Under the proposal to be considered Wednesday by a subcommittee of the CIRM board of directors, the top salary range for the president would skyrocket more than $200,000 -- from $412,500 to $618,750. The salary range would also apply in the case of the chairman of the agency, Robert Klein, a multimillionaire real estate investment banker. However, Klein has declined to accept a salary.
Other proposed salary increases would see the top of the range climb from $270,000 to $405,000 for vice chairman, chief scientific officer and chief operating officer, a new position that is currently unfilled. The top of the salary range for general counsel and intellectual property attorney (another new, unfilled position) would jump from $225,000 to $337,500.
The Foundation for Taxpayer and Consumer Rights said the increases "are unjustified in the face of a state budget crisis."
In a statement prepared for release Tuesday, John M. Simpson, stem cell project director for the group, said CIRM was "tone-deaf" in proposing the pay hikes. He said,
"CIRM doesn’t operate with some financier’s private stash of cash. CIRM is a state agency funded by taxpayer dollars. It needs to act like one.”Simpson also said that CIRM's general counsel already received a 41 percent pay increase in December after only 10 months on the job, boosting her salary from $160,000 to $225,000.
The CIRM document proposing the other executive salary range increases did not offer a rationale nor did an accompanying salary survey paid for by CIRM. We asked Ellen Rose, spokeswoman for CIRM, what the justification was for the increase, She said,
"We are re-aligning the maximum of the ranges to be slightly above the 75th percentile data Mercer provided to be consistent with our Compensation Philosophy."No further rationale was provided by CIRM for the top pay increases, which amount to more than an average of 16 percent a year since 2005 when the first salary schedule was approved by CIRM directors. At that time, CIRM salaries generated considerable heat because of what critics called their extravagance.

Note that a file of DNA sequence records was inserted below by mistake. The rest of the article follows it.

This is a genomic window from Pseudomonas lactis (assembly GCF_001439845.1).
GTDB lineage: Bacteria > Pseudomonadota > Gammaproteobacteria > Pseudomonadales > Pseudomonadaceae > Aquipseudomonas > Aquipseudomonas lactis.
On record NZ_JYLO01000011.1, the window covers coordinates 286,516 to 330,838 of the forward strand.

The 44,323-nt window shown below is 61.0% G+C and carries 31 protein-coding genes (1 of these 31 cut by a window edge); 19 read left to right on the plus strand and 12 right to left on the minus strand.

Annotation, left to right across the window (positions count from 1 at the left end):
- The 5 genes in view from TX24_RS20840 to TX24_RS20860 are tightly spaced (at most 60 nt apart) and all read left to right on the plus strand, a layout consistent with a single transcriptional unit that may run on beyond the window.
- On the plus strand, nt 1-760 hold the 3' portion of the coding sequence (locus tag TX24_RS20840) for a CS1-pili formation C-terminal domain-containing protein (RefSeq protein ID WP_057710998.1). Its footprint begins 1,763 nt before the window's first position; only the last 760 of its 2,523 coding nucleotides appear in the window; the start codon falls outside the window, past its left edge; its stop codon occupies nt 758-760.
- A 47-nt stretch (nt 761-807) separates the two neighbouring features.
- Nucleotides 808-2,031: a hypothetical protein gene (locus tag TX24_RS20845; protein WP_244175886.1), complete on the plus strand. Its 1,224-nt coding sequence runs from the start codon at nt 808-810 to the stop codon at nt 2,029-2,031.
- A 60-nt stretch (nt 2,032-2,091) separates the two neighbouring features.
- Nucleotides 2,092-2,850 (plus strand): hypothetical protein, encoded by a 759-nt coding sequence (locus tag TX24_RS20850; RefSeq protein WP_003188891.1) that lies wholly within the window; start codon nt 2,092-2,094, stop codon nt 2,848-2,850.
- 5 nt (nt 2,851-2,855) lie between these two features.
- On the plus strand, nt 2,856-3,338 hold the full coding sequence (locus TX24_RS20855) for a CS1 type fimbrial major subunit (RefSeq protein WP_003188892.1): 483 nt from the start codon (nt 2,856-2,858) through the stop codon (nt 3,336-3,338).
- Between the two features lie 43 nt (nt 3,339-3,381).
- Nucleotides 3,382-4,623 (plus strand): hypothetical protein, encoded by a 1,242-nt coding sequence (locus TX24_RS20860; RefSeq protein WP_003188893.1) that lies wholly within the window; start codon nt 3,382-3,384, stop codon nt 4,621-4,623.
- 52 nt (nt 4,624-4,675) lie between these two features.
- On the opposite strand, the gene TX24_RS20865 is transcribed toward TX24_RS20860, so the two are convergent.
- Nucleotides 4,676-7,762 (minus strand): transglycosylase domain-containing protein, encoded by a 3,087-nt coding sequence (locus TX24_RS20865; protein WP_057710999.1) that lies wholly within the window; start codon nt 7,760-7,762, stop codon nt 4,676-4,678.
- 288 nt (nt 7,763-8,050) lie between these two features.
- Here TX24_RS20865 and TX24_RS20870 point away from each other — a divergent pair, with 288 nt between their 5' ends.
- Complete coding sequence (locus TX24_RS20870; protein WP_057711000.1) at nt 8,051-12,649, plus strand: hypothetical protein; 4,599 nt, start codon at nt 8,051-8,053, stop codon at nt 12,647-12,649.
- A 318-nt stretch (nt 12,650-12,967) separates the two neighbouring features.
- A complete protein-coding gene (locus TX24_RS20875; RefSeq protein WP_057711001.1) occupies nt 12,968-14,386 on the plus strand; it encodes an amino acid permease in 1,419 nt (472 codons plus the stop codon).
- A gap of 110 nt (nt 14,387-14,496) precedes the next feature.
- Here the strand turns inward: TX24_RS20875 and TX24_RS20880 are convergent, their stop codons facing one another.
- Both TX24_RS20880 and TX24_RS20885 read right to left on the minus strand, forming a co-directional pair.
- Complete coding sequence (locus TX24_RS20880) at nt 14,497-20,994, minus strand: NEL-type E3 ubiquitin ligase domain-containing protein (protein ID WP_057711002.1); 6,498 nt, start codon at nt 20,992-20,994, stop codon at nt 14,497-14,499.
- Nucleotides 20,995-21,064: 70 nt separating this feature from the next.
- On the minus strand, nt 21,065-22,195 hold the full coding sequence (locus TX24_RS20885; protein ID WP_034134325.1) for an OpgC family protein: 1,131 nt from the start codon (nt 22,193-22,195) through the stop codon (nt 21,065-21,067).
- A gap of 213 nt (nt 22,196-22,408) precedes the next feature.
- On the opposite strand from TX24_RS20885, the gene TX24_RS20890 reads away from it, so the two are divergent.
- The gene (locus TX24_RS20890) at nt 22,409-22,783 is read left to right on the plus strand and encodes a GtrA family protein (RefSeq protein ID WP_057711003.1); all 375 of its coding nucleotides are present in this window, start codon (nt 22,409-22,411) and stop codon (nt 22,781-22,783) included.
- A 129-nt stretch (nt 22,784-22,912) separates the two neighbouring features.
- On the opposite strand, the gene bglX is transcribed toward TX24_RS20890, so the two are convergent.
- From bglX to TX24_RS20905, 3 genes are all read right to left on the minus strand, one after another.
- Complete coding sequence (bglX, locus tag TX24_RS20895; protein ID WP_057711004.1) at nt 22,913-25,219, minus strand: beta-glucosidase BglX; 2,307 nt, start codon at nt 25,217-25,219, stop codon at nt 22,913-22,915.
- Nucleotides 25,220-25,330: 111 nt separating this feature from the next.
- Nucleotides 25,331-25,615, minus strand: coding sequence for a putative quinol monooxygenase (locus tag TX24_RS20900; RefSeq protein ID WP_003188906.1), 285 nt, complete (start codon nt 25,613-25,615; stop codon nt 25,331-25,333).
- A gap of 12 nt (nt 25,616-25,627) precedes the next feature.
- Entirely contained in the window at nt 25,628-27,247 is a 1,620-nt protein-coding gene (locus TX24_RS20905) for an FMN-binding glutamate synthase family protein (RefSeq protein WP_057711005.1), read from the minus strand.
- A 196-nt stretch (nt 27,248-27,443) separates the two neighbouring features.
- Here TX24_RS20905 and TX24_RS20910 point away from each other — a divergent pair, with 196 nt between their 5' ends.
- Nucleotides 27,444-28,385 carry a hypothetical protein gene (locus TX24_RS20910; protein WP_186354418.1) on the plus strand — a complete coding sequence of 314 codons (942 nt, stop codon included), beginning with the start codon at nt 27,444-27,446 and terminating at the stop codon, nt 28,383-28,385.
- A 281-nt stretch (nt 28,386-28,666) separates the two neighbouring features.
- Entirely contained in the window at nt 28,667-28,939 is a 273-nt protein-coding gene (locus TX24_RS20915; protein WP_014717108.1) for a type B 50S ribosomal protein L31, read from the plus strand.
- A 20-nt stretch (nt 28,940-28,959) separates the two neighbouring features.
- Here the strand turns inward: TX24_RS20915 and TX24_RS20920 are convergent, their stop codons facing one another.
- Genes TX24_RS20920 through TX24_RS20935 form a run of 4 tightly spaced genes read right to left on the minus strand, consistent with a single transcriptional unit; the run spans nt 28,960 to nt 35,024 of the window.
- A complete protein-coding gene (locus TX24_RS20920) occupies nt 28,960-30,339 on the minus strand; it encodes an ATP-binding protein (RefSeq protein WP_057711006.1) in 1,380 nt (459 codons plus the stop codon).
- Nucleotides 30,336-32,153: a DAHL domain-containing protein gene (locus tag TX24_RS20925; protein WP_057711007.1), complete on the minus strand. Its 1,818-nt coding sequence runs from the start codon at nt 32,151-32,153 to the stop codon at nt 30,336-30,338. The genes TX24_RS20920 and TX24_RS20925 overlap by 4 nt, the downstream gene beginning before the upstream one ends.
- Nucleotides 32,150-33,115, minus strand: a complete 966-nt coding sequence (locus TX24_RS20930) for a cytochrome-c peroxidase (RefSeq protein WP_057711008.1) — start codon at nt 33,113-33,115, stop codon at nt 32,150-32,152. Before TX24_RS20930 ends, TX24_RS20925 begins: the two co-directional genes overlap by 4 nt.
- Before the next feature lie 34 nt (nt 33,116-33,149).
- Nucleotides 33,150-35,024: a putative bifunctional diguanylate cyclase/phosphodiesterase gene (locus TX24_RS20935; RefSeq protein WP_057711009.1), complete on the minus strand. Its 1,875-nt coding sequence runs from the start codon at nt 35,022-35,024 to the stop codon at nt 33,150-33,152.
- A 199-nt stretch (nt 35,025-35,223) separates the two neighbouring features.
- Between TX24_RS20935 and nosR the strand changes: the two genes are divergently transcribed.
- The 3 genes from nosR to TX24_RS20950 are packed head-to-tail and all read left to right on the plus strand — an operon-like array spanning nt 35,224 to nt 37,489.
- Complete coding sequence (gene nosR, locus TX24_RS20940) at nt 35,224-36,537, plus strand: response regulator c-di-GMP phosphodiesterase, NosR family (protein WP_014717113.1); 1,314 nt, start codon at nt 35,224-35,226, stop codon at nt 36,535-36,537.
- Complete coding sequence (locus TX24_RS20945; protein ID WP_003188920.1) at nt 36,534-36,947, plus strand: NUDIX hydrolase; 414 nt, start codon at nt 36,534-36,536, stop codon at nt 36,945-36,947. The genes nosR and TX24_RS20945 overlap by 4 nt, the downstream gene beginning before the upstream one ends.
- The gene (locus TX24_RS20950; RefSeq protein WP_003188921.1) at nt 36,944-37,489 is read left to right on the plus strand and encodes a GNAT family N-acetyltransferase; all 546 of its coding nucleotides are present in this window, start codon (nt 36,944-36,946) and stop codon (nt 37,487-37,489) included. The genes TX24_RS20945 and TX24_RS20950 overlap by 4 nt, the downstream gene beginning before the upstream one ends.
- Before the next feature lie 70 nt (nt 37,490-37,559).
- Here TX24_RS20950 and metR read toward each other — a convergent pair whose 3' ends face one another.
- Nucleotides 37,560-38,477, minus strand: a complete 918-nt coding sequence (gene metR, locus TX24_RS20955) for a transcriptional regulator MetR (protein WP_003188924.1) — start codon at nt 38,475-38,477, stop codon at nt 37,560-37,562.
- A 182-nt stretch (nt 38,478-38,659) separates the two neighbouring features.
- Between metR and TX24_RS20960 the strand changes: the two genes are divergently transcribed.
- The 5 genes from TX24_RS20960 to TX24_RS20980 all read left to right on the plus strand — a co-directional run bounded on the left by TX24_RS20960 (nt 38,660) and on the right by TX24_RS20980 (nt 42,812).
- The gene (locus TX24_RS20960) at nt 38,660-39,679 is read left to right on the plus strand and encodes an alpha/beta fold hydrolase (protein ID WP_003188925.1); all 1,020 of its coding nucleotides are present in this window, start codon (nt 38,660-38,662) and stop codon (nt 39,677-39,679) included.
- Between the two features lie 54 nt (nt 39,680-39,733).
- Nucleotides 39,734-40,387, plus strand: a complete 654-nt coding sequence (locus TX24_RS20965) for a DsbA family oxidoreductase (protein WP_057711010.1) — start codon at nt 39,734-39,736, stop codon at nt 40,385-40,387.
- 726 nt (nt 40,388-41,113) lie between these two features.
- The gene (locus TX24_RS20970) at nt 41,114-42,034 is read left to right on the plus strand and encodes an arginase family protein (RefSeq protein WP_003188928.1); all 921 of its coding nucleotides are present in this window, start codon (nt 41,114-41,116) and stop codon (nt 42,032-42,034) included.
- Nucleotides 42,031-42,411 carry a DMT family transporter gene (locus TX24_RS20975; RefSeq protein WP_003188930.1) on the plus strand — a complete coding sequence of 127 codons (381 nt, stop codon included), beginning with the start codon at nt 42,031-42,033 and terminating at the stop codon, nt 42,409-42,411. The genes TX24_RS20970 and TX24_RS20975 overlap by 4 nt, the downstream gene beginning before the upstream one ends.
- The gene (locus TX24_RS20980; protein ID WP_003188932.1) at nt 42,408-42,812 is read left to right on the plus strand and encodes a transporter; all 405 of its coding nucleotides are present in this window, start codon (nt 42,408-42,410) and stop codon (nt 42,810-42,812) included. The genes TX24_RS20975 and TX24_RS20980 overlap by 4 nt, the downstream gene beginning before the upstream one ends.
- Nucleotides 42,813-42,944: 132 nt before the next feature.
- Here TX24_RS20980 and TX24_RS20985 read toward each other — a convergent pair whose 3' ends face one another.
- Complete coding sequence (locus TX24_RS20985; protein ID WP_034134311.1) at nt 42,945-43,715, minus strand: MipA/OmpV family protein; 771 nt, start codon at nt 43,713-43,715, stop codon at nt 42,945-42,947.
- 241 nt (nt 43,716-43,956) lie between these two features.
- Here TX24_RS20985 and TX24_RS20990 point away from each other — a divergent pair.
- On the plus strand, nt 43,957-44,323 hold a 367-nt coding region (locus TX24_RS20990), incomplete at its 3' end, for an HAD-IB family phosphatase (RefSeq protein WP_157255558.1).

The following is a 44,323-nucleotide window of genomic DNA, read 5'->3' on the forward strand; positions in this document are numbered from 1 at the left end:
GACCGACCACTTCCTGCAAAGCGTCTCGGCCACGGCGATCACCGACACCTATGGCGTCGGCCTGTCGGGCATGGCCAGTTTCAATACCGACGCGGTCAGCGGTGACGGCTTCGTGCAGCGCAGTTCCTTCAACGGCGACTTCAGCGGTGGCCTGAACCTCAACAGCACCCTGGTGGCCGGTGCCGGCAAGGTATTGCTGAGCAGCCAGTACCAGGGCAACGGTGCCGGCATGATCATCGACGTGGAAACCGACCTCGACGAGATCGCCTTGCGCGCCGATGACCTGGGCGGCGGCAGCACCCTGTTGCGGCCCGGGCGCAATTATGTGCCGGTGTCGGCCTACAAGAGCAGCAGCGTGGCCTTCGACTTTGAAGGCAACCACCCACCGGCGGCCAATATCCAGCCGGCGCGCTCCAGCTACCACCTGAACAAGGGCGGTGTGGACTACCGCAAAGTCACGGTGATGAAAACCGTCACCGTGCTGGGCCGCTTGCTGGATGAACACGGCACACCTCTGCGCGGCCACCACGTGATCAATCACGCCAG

CIRM is a tiny agency with only 26 employees, although it hands out grant money at a rate exceeding $20,000 an hour. It is limited by law to only 50 employees. Its operating budget this year is running about $8 million, about $5.5 million of which is salaries.
The proposed pay raises would have no impact on the state budget. CIRM operates outside of the normal realm of state budget matters. CIRM's budget cannot be cut by the governor or the legislature. CIRM spending (which is financed by state bonds) is untouchable because of constitutional changes approved in Prop. 71. That fact is not likely to be understood by the public. Beyond that, the increases are a symbol of governmental profligacy that will not sit well with many persons, regardless of their position on stem cell research. The pay hikes additionally will hand another cudgel to foes of human embryonic stem cell research.
The chair of the CIRM subcommitteee considering the pay increases on Wednesday is Sherry Lansing, a former Hollywood film studio executive and currently a member of the University of California regents. Several years ago, as a regent she went through a major flap concerning excessive compensation for top executives at many UC campuses.
That episode reflected poorly on UC, and CIRM is likely to suffer the same fate.
(The subcommittee meeting begins at 3 p.m. The public may participate in the sessions at locations in San Francisco, Los Angeles, Sacramento, Carlsbad and Irvine. You can find the specific addresses here. Sphere: Related Content